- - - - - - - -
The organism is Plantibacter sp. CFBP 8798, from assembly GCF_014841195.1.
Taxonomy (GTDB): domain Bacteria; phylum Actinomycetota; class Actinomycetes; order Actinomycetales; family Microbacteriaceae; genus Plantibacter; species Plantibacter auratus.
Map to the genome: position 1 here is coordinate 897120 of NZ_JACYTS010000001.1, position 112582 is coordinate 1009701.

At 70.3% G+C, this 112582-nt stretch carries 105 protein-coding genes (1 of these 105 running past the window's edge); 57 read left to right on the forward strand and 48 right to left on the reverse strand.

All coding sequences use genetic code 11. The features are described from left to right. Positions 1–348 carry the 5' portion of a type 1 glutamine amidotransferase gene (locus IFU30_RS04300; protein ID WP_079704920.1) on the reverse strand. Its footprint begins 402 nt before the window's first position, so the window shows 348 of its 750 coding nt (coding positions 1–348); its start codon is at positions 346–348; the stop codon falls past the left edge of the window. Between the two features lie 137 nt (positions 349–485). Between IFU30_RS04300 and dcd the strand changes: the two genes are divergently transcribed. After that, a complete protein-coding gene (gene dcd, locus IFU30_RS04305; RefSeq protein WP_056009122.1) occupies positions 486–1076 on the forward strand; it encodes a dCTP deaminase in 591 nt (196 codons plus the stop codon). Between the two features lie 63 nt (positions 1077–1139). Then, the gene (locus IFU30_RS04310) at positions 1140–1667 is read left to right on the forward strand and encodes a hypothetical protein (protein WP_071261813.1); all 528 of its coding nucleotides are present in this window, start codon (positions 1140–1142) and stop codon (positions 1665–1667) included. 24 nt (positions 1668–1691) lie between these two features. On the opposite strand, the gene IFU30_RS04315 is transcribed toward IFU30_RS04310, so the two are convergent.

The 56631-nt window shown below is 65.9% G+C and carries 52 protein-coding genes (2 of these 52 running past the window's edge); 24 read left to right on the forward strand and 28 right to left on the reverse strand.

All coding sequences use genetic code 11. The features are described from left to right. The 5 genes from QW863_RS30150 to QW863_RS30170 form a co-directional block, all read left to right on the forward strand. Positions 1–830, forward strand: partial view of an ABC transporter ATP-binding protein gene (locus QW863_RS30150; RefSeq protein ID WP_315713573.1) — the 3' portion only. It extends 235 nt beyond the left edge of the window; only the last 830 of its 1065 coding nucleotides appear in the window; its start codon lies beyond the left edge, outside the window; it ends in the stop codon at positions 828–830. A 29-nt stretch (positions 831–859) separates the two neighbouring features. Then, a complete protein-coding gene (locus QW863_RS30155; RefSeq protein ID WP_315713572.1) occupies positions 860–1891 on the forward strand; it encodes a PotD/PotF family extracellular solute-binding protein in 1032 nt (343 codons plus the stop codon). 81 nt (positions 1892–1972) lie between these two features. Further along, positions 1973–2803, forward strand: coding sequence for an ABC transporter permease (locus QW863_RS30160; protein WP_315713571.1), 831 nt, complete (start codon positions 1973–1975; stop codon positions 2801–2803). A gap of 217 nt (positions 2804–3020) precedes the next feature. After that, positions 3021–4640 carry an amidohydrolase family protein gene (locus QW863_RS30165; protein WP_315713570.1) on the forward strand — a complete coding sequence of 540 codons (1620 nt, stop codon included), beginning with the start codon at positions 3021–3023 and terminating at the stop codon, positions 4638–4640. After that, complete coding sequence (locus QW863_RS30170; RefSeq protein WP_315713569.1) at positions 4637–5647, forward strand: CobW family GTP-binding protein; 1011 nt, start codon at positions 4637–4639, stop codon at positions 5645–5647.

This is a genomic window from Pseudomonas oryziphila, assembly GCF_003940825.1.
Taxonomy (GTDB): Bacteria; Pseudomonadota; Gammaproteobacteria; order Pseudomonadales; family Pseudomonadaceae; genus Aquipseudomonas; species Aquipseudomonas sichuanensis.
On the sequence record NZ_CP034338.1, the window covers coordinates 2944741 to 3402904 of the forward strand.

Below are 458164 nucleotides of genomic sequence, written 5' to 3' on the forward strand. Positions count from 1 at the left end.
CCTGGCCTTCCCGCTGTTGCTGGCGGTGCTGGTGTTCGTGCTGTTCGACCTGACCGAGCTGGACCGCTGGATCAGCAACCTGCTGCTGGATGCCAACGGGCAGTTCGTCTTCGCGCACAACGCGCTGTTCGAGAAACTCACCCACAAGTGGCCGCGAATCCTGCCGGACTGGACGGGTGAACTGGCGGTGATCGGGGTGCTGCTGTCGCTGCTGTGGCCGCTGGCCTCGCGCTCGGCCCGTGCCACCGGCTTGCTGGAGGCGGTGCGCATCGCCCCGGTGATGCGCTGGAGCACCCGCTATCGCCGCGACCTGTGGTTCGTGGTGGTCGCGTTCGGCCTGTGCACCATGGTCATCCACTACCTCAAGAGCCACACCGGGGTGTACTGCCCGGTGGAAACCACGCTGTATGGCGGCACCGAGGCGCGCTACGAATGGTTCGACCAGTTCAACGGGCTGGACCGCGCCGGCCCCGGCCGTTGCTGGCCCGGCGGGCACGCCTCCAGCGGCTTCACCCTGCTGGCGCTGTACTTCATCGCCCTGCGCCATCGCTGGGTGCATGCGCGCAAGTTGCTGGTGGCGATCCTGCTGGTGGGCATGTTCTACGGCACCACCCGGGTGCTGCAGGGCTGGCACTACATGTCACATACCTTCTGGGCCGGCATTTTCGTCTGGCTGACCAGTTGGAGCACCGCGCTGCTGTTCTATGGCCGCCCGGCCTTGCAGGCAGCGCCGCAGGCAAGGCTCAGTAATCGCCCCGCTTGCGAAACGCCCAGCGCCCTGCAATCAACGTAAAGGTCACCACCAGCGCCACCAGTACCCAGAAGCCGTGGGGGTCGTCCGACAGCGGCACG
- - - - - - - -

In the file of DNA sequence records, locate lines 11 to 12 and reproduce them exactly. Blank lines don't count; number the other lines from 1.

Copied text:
Below are 458164 nucleotides of genomic sequence, written 5' to 3' on the forward strand. Positions count from 1 at the left end.
CCTGGCCTTCCCGCTGTTGCTGGCGGTGCTGGTGTTCGTGCTGTTCGACCTGACCGAGCTGGACCGCTGGATCAGCAACCTGCTGCTGGATGCCAACGGGCAGTTCGTCTTCGCGCACAACGCGCTGTTCGAGAAACTCACCCACAAGTGGCCGCGAATCCTGCCGGACTGGACGGGTGAACTGGCGGTGATCGGGGTGCTGCTGTCGCTGCTGTGGCCGCTGGCCTCGCGCTCGGCCCGTGCCACCGGCTTGCTGGAGGCGGTGCGCATCGCCCCGGTGATGCGCTGGAGCACCCGCTATCGCCGCGACCTGTGGTTCGTGGTGGTCGCGTTCGGCCTGTGCACCATGGTCATCCACTACCTCAAGAGCCACACCGGGGTGTACTGCCCGGTGGAAACCACGCTGTATGGCGGCACCGAGGCGCGCTACGAATGGTTCGACCAGTTCAACGGGCTGGACCGCGCCGGCCCCGGCCGTTGCTGGCCCGGCGGGCACGCCTCCAGCGGCTTCACCCTGCTGGCGCTGTACTTCATCGCCCTGCGCCATCGCTGGGTGCATGCGCGCAAGTTGCTGGTGGCGATCCTGCTGGTGGGCATGTTCTACGGCACCACCCGGGTGCTGCAGGGCTGGCACTACATGTCACATACCTTCTGGGCCGGCATTTTCGTCTGGCTGACCAGTTGGAGCACCGCGCTGCTGTTCTATGGCCGCCCGGCCTTGCAGGCAGCGCCGCAGGCAAGGCTCAGTAATCGCCCCGCTTGCGAAACGCCCAGCGCCCTGCAATCAACGTAAAGGTCACCACCAGCGCCACCAGTACCCAGAAGCCGTGGGGGTCGTCCGACAGCGGCACG